Refugee Claim Fails on Admissibility of ‘New’ Evidence, The Lawyers Weekly (May 20, 2016, p. 17)

Refugee Claim Fails on Admissibility of ‘New’ Evidence, The Lawyers Weekly (May 20, 2016, p. 17)

By Nikolay Y. Chsherbinin

The law of evidence controls the presentation of facts before courts and tribunals. It is made up of common law concepts, statutory provisions and constitutional principles. Admissibility of “fresh” documentary evidence on appeal before the Refugee Appeal Division of the Immigration and Refugee Board (RAD) is governed by subsection 110(4) of the Immigration and Refugee Protection Act (“IRPA”). In Singh v. Canada (Minister of Citizenship and Immigration), 2016 FCA 96, the Federal Court of Appeal considered, for the first time, the statutory interpretation of that subsection.

In allowing the appeal, the FCA concluded that the wording of subsection 110(4) is neither ambiguous nor grants any discretion to the RAD. The fact that evidence corroborates facts, contradicts a decision-maker’s findings or clarifies evidence does not make it “new” evidence. The newness criterion must be assessed against the explicit statutory conditions in subsection 110(4) of IRPA.

In Singh, the Refugee Protection Division (RPD) dismissed Parminder Singh’s claim for refugee protection because he had, inter alia, failed to establish his identity. On appeal to the RAD, Parminder Singh attempted to file the additional evidence, namely his diploma that would have corroborated his claim of having studied with Bhupinder Singh. This relationship caused the Indian police to allegedly arrest and torture Parminder Singh in order to obtain information about Bhupinder Singh. Consequently, he fled to Canada.

The RAD refused to admit the diploma into evidence on the basis that the Canada Border Services Agency sent a copy of the diploma to Parminder Singh’s former counsel prior to the refugee hearing. Having considered that Parminder Singh did not allege any incompetence or made a complaint against his former counsel, the RAD resolved that he and his counsel had access to the diploma.

On a judicial review of the RAD’s decision, the Federal Court deemed it unreasonable for the RAD to have strictly applied the admissibility of new evidence criteria, because the diploma could have been material to demonstrate that the RPD erred in making negative findings with respect to Parminder Singh’s credibility, namely that he had not established that he had attended school with Bhupinder Singh. It also found that it was unreasonable for the RAD to make a complaint against a former lawyer a prerequisite for filing new evidence or expect Parminder Singh to know the procedure for filing such a complaint. Having granted the judicial review, the Federal Court also certified questions of general importance, which paved the way for the minister’s appeal.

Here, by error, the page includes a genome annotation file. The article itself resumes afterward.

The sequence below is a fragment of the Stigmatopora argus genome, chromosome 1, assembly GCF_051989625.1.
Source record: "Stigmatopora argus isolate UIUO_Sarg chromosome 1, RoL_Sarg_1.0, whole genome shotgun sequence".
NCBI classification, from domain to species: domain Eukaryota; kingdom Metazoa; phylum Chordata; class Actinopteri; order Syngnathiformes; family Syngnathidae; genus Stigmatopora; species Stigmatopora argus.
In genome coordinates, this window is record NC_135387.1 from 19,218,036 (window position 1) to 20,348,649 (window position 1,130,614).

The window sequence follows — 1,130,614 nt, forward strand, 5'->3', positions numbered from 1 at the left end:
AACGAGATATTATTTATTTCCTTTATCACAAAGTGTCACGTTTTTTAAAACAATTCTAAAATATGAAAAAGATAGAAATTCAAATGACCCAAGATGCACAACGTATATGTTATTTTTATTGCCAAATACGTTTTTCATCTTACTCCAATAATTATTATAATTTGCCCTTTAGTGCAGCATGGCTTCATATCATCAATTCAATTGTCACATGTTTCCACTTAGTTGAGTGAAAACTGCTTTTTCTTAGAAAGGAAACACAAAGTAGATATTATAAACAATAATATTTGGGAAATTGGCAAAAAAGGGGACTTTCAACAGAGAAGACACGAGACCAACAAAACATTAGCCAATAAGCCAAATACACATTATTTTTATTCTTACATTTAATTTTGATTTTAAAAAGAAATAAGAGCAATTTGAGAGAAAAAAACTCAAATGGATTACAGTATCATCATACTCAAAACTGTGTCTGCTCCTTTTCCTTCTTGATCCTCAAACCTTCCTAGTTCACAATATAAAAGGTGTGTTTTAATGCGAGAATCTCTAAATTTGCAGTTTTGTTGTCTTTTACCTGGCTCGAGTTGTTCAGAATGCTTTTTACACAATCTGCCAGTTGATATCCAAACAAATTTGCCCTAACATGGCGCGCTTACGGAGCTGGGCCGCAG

On appeal, the FCA resolved that the RAD’s interpretation of subsection 110(4) of IRPA is subject to review on a reasonableness standard, in accordance with the presumption that the RAD’s interpretation of its “home” statute, IRPA, is owed deference.

Relying on the Supreme Court of Canada’s historic decision in Kanthasamy v. Canada (CIC), 2015 SCC 61, which reframed the test for humanitarian and compassionate applications, the FCA reminded that the presence of a certified question is not determinative of a standard of review, because it is the judgment itself that is ultimately the subject of an appeal and not merely the certified question.

Dealing with the RAD’s admissibility of the new documentary evidence, the FCA opined that subsection 110(4) of IRPA is not written in an ambiguous manner and does not grant any discretion to the RAD to disregard the conditions set out therein. Subsection 110(4) restricts evidence that may be presented to “only evidence” that arose after the rejection of the refugee claim or that was not reasonably available, or that the person could not reasonably have been expected in the circumstances to have presented.

The FCA upheld the RAD’s conclusion that the diploma was not a new piece of evidence, because Parminder Singh’s counsel had access to it. In support of its conclusion, the FCA observed: “it is settled that an applicant must live with the consequences of the actions of his counsel.” The FCA ultimately concluded that because Parminder Singh had not raised the issue of his lawyer’s incompetence nor lodged any complaint against her, the RAD had no choice but to reject the new evidence, in accordance with subsection 110(4) of IRPA.

As a side, in March 2014 the Federal Court adopted a protocol outlining the procedure when a party wishes to make an allegation of professional negligence. It sets out, inter alia, the obligation to send a notice to counsel who is the subject of the allegations and invite him or her to provide a response that could be submitted to the court.

Singh clarifies that the RAD is required to assess the admissibility of new documentary evidence against the explicit requirements in subsection 110(4) of IRPA. In the process, the RAD could also be guided, subject to the necessary adaptation, by the implicit criteria the FCA outlined in Raza v. Canada (CIC), 2007 FCA 385, which concerned the statutory interpretation of paragraph 113(a) of IRPA that bears close affinity in both language and spirit to the wording in subsection 110(4) of IRPA.

Notably, the requirement concerning the materiality of the new evidence will be assessed in the context of subsection 110(6) of IRPA, for the sole purpose of determining whether the RAD may hold a hearing.

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